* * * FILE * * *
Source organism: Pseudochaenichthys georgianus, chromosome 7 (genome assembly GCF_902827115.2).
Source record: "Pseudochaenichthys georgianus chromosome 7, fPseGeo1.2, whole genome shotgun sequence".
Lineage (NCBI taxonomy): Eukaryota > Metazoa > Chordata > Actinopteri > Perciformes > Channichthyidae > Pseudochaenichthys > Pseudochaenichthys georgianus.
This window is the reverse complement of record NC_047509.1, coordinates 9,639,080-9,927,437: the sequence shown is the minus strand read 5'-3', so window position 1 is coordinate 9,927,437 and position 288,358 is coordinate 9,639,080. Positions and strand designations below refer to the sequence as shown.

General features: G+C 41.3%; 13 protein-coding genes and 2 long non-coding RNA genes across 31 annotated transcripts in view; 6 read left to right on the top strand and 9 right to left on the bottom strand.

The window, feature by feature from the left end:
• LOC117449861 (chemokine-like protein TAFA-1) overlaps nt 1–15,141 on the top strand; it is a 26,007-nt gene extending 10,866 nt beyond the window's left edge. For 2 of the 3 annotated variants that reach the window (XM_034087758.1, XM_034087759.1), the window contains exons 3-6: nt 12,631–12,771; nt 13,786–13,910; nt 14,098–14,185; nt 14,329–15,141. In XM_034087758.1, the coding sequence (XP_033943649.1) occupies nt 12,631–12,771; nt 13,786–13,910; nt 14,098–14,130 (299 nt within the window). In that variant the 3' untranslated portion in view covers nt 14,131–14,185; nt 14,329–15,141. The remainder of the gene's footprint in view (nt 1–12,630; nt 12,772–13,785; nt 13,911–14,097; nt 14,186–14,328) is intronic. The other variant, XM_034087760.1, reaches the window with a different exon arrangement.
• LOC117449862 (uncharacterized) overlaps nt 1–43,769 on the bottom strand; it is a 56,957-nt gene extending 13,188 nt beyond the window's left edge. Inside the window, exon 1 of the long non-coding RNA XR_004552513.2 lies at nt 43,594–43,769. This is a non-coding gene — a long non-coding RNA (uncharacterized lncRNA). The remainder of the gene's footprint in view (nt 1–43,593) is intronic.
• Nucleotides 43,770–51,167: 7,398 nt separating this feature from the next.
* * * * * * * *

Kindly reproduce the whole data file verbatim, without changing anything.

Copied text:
Source organism: Pseudochaenichthys georgianus, chromosome 7 (genome assembly GCF_902827115.2).
Source record: "Pseudochaenichthys georgianus chromosome 7, fPseGeo1.2, whole genome shotgun sequence".
Lineage (NCBI taxonomy): Eukaryota > Metazoa > Chordata > Actinopteri > Perciformes > Channichthyidae > Pseudochaenichthys > Pseudochaenichthys georgianus.
This window is the reverse complement of record NC_047509.1, coordinates 9,639,080-9,927,437: the sequence shown is the minus strand read 5'-3', so window position 1 is coordinate 9,927,437 and position 288,358 is coordinate 9,639,080. Positions and strand designations below refer to the sequence as shown.

General features: G+C 41.3%; 13 protein-coding genes and 2 long non-coding RNA genes across 31 annotated transcripts in view; 6 read left to right on the top strand and 9 right to left on the bottom strand.

The window, feature by feature from the left end:
• LOC117449861 (chemokine-like protein TAFA-1) overlaps nt 1–15,141 on the top strand; it is a 26,007-nt gene extending 10,866 nt beyond the window's left edge. For 2 of the 3 annotated variants that reach the window (XM_034087758.1, XM_034087759.1), the window contains exons 3-6: nt 12,631–12,771; nt 13,786–13,910; nt 14,098–14,185; nt 14,329–15,141. In XM_034087758.1, the coding sequence (XP_033943649.1) occupies nt 12,631–12,771; nt 13,786–13,910; nt 14,098–14,130 (299 nt within the window). In that variant the 3' untranslated portion in view covers nt 14,131–14,185; nt 14,329–15,141. The remainder of the gene's footprint in view (nt 1–12,630; nt 12,772–13,785; nt 13,911–14,097; nt 14,186–14,328) is intronic. The other variant, XM_034087760.1, reaches the window with a different exon arrangement.
• LOC117449862 (uncharacterized) overlaps nt 1–43,769 on the bottom strand; it is a 56,957-nt gene extending 13,188 nt beyond the window's left edge. Inside the window, exon 1 of the long non-coding RNA XR_004552513.2 lies at nt 43,594–43,769. This is a non-coding gene — a long non-coding RNA (uncharacterized lncRNA). The remainder of the gene's footprint in view (nt 1–43,593) is intronic.
• Nucleotides 43,770–51,167: 7,398 nt separating this feature from the next.